Afaan Oromoo: The official Language of Ethiopian prisons

Afaan Oromoo: The official Language of Ethiopian prisons

Afaan Oromoo is an official language in Ethiopian prisonsNotorious Ethiopian Prison, Qilinxoo (Kilinto), and its Secrets

By Abbaa Ormaa

Today, Ethiopian prisons write in Qubee!

Some years back Siye Abraha, ex-leader of Tigray People’s Liberation Front (TPLF), and Minister of Defense, after fallout with his comrade the late ex-Prime Minister Meles Zenawi, spent six years in Ethiopian prison for bribery and corruption.

During his six years in prison he had time to reflect on many things and also got the chance to speak, eat, listen to their stories, and laugh with Oromo prisoners he helped imprison.  On his release he told us something we have known all along.

“Ethiopian prison speaks Afaan Oromoo.”

Afaan Oromoo is the language spoken by about 40 million Oromo people in Ethiopia, representing the largest ethnic group in Ethiopia. Ethiopia has about 100 million population.

Ironically, Britukan Mideksa, an Oromo ex-Federal judge, dropped all his charges and set him free only to be re-arrested as he was leaving her courtroom by the government and spent the next six years in jail.

This is a testimony that the Oromo people believe in the rule of the law. This is the principle encrypted in their brains by the Gadaa institution.

Make no mistake; he shares equal responsibility in the killings and incarceration of thousands of Oromo young and old, adults and children, women and men. But we must give him credit for listening, perhaps trying couple of Afaan Oromoo words, and telling the world the plight of the Oromo people in a very candid way.  He must have seen the heart and generosity of the Oromo people to feel their pain for no wrong doing but raising their voices against injustice.

What has changed since he left the prison? Nothing much!  His ex-comrades continued to kill and incarcerate Oromo people indiscriminately in mass; the minority TPLF-led government of Ethiopia is draining Oromia of its youth in search of the so-called “handful of disruptors” as in the saying “If You Can’t Catch The Fish, Drain the Sea”.  The numbers of Oromo jailed that are coming out of Oromia after the “ state of Emergency” is staggering. The head lines from Human Right groups read like:

‘’ Ethiopia state of emergency arrests top 11,000’’

Today, with the mass incarceration of the Oromo youths, Ethiopian prisons not only speak Afaan Oromoo but also write in Qubee.

The word “Political Prisoner” is a badge of honor everywhere in the world. Only people who stand up for principle and justice in bad and good times get this prestigious honor.

By incarcerating Oromo youth, Oromo leaders, and Abbaa Gadaas, the minority Tigray-led government of Ethiopia is honoring these heroes of the Oromo people.   Today, there are thousands of Bekele Garba;s in Ethiopian prison.

If there were such a thing as Zombies apocalypse in Ethiopia, the Zombies would be speaking Afaan Oromoo with pockets of Amharic here and there.


Abbaa Ormaa

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Ethiopian Prisons Speak Afaan Oromoo – What Does It Mean?

01 Nov 2014

It is accepted fact that the majority of political prisoners (prisoners of conscience) in Ethiopia are Oromo. This is confirmed by international human rights organizations and other observers. I hope there is no argument on this fact; the argument may be on the interpretation of this fact.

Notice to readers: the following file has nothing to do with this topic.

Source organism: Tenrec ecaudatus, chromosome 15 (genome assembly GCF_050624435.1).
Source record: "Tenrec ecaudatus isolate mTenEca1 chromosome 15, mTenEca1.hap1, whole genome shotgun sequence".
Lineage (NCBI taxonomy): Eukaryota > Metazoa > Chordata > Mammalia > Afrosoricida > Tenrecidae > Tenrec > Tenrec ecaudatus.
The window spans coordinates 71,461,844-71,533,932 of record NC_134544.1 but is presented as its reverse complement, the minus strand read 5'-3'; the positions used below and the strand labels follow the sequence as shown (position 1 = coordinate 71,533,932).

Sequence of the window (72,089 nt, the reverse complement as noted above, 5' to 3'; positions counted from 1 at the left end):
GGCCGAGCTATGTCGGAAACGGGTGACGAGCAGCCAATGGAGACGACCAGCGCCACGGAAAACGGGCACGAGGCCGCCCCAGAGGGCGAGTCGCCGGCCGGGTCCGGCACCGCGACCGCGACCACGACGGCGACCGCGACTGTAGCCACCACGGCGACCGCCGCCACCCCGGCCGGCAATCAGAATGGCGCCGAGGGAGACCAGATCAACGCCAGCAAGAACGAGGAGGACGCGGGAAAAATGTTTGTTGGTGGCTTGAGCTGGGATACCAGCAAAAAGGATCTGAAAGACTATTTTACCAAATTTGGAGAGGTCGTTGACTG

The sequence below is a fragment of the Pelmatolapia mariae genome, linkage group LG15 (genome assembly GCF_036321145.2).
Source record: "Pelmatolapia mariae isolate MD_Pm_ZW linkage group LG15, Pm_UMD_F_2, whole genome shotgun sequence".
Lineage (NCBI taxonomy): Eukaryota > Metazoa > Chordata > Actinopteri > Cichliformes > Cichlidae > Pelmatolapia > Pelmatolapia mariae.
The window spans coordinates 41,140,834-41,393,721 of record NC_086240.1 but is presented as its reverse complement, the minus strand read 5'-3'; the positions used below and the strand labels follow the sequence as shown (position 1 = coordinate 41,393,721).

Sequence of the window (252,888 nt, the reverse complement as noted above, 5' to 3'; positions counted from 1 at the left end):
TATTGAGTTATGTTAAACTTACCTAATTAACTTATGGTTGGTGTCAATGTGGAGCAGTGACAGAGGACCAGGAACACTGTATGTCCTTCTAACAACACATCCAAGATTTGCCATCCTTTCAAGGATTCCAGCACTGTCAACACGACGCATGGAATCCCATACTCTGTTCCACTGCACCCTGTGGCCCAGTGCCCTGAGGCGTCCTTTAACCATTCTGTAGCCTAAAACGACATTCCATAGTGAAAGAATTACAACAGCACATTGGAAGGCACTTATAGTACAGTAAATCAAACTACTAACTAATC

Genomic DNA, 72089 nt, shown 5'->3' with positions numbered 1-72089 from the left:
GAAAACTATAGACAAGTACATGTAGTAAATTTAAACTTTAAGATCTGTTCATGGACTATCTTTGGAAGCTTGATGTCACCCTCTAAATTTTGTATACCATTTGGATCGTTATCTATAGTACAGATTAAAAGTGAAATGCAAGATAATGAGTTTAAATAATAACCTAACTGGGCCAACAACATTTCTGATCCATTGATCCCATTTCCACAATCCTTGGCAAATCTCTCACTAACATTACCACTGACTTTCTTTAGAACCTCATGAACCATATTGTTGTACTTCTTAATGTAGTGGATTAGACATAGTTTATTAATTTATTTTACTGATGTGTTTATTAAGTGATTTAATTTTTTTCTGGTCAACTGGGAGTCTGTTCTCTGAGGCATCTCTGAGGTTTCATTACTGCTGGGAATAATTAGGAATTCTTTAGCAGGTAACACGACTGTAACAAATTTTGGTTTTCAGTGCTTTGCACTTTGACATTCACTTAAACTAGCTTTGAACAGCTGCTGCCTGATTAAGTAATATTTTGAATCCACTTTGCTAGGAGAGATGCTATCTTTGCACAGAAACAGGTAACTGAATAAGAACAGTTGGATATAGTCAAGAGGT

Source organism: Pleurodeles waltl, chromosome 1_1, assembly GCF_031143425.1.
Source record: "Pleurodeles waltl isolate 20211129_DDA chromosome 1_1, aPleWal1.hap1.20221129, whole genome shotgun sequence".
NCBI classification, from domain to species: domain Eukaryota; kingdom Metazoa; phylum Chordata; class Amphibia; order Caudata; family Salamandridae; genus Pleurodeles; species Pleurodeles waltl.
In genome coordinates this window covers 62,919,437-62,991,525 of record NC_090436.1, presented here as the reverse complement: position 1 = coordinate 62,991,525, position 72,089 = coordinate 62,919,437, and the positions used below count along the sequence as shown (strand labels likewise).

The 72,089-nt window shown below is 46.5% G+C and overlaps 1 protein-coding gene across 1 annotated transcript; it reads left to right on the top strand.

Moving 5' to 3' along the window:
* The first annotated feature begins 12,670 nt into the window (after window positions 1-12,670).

Some unwitting individuals in these form and other places try to mock and criticize Oromo for being the majority in Ethiopian prison houses because of their political opinion. During the last part of Derge regime, the majority of the prisoners in Ethiopia were Tigregna speakers from Eritrea and Tigray. The majority of prisoners in Sudanese prisons in 1990 were South Sudanese, the majority of prisoners under Apartheid South Africa were members of ANC. This can tell someone who has analytical ability.

Oromos are the majority political prisoners in Ethiopian prison because they are spearheading the struggle against Woyane regime. No political group or social group or language group fought Woyane like Oromo. The struggle Oromos launched against Woyane regime is unparalleled. Oromos have been fighting Woyane with determination and with perseverance. As a result, the Woyane regime categorized Oromos as enemy number one who has the potential, determination and power to overthrow it from power. Because of that enmity the Woyane regime imprisoned thousands of Oromos. Oromos are fighting their enemies face to face, on their land, in their country. They never backed out in fear of imprisonment and death. Kudos for Oromo nationalist!

Those cowards who are entangled with fear and shivering in their bedrooms in country and out of the country, who are not bold enough to stand in front of Woyane are trying to criticize the brave Oromos who challenged and fought Woyane for being the majority political prisoners in Ethiopia. These opportunists are waiting Woyane to willfully relinquish its power so that they can grab the state power and govern the country. For them, those who fight for freedom and pay sacrifice are foolish. The objectives of these cowards are to wait for the conducive opportunity and snatch power with no cost which never happens

“In Ethiopia, the Prisons Cry in Afaan Oromoo”

Oromo Press, 5 July 2013

I noticed old big scars on Abdata’s wrists while he was telling me the story of his attack. I asked him about them. “I got these scars when I was in prison in Ethiopia and when they tortured me.” Then, he started to tell me his incredibly moving story. Before he started, I asked him if I could publish his story, he agreed. After I knew his story, I asked him again because it was so personal a story and he gave me so much details. He told me he wanted his story to be published because he wanted us to know what happened to his people, the Oromos in Ethiopia, he wanted us to know the persecution they endure. He wanted us to understand how painful it is when he is called an “Ethiopian.”  “I am not Ethiopian, I am Oromo, the Ethiopians are those who tortured me.” My motivations to publish is the same as Abdata’s–to let people know about the suffering. Furthermore, I wanted to destroy a stereotype presenting the African refugees as economic migrants and more particularly those coming from the Horn of Africa. Abdatta has not become a refugee after he was recognized. Abdatta was recognized because he was a refugee.